A presidential spokesman says the Administration does not support new legislation that would repeal the long term care insurance program in health reform, legislation that is backed by Sen. John Thune (R-SD).
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However, not supporting repeal is one thing. The language of the health reform law, which says the White House may not be able to do anything about this, is quite another. The new law says if the federal government can't make this new federal entitlement program fiscally sound, then it cannot be implemented.
A White House spokesman said: “We do not support repeal. Repealing the CLASS Act isn’t necessary or productive. What we should be doing is working together to address the long-term care challenges we face in this country.”
Here's what happened. The White House wanted a new long term care insurance program in health reform, to cover individuals if they get disabled or the elderly. But the Administration wanted to sell it at such dirt-cheap premiums that it would have made just another insolvent entitlement program that taxpayers would be on the hook for.
So former Republican New Hampshire Senator Judd Gregg inserted a provision in health reform that forced Health and Human Services to deliver an actuarial analysis of this new program which had to ensure its “solvency throughout" a "75-year period,” the law reads.
Specifically, according to section 3203 of the health reform act, the law said that the HHS “secretary shall establish all premiums to be paid by enrollees for the year based on an actuarial analysis of the 75-year costs of the program that ensures solvency throughout such 75-year period.”
This new federal long term insurance program is called the “Community Living Assistance Services and Supports” or CLASS program.
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If HHS could not ensure solvency, then the CLASS act couldn't be implemented.
And that's what Health and Human Services Secretary Kathleen Sebelius concluded in a letter letter to Congress sent last Friday. The HHS secretary said that, after nearly two years of careful analysis, her department did not see a way to make a new long term care insurance program in health reform sustainable.
“The law passed by Congress required me to design a plan that would be actuarially sound and financially solvent for at least 75 years,” Secretary Sebelius wrote, adding, “I do not see a viable path forward for CLASS implementation at this time."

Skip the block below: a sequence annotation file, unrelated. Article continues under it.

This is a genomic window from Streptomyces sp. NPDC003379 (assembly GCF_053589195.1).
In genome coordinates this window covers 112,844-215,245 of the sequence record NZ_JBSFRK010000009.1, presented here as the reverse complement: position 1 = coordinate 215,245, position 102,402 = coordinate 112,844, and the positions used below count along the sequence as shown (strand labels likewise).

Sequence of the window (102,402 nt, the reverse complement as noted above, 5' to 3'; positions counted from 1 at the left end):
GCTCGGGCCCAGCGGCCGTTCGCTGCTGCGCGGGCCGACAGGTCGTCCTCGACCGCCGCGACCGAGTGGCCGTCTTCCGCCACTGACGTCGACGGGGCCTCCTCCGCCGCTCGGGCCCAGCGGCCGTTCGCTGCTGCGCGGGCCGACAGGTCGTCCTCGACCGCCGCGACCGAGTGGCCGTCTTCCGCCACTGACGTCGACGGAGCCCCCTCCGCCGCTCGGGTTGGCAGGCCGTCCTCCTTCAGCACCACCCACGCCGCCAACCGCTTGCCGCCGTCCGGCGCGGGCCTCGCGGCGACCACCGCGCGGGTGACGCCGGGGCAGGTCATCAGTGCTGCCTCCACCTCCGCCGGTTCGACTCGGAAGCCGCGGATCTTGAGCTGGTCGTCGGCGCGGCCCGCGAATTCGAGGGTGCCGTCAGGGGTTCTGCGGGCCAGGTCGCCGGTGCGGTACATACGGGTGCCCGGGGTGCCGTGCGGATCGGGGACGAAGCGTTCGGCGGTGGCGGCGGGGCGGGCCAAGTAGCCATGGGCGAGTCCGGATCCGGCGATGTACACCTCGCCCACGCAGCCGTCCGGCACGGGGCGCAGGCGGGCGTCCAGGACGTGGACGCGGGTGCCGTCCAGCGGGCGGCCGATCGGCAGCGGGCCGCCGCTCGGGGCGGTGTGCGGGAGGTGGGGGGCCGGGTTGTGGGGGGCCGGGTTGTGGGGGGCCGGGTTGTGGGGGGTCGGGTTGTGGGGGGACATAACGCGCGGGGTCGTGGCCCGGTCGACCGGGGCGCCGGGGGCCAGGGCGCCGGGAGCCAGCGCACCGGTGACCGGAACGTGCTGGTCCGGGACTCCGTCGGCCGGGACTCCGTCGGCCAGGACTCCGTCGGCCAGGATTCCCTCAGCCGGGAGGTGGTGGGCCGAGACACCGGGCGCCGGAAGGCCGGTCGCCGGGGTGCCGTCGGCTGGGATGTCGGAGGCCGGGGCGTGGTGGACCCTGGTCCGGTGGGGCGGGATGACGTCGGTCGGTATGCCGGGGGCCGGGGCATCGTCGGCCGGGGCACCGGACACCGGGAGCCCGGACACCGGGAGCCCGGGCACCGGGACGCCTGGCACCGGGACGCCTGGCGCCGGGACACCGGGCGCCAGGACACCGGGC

This throws a wrench in the White House's claims that health reform would not add "one dime" to the deficit. The new long term care insurance program in health reform would have charged premiums at just $65 a month to cover individuals if they became disabled or for the elderly who need nursing care.
The Administration went even further, and said the premiums from this new program would have helped pay for health reform, delivering an estimated $86 billion in cost savings over ten years, $70 billion over ten years when you knock out add-ons for things like education in the bill. That's an estimated 40% of the health law's $210 billion in total estimated deficit reduction over the next decade.
But the Gregg amendment then replaced the $65 monthly premium written into the legislation that forces on a 75-year actuarial analysis of the costs of the program to ensure solvency throughout this entire period.
Moreover, the new law said that after 10 years, the HHS secretary had to go even further. The secretary had to prove via another actuarial analysis that all of the premiums paid to support the CLASS program were sufficient and that “accumulated reserves in the CLASS Independence Fund would not decrease in that year,” the tenth year. Meaning, the program had enough of a capital cushion in the form of reserves to back it up.
After the amendment was inserted, Sen. Gregg’s office put out a statement for the senator, quoting him as saying “By setting an overly optimistic premium of $65 per month, the CLASS Act would have made the entitlement crisis worse rather than better. My amendment ensures that instead of promising more than we can deliver, the program will be fiscally solvent, and we won’t be handing the bill to future generations.”
So the HHS secretary got to work and found all of that was undoable. Already, the federal Centers for Medicare & Medicaid Services said two years ago that the new CLASS program would actually result in a "net federal cost in the longer term" and that the CLASS program would prove to be “unsustainable."
Another problem: Government supporters of the CLASS program had made a bet that healthy workers would pour into the program--if it only attracted sicker workers, then the program could not afford the pay outs.
But the federal government couldn't insure that the program would attract a lot of healthy workers. The most likely people to be participating would be individuals who are very sick and would have higher claims. So, what does this mean for the reform act's new health insurance exchanges?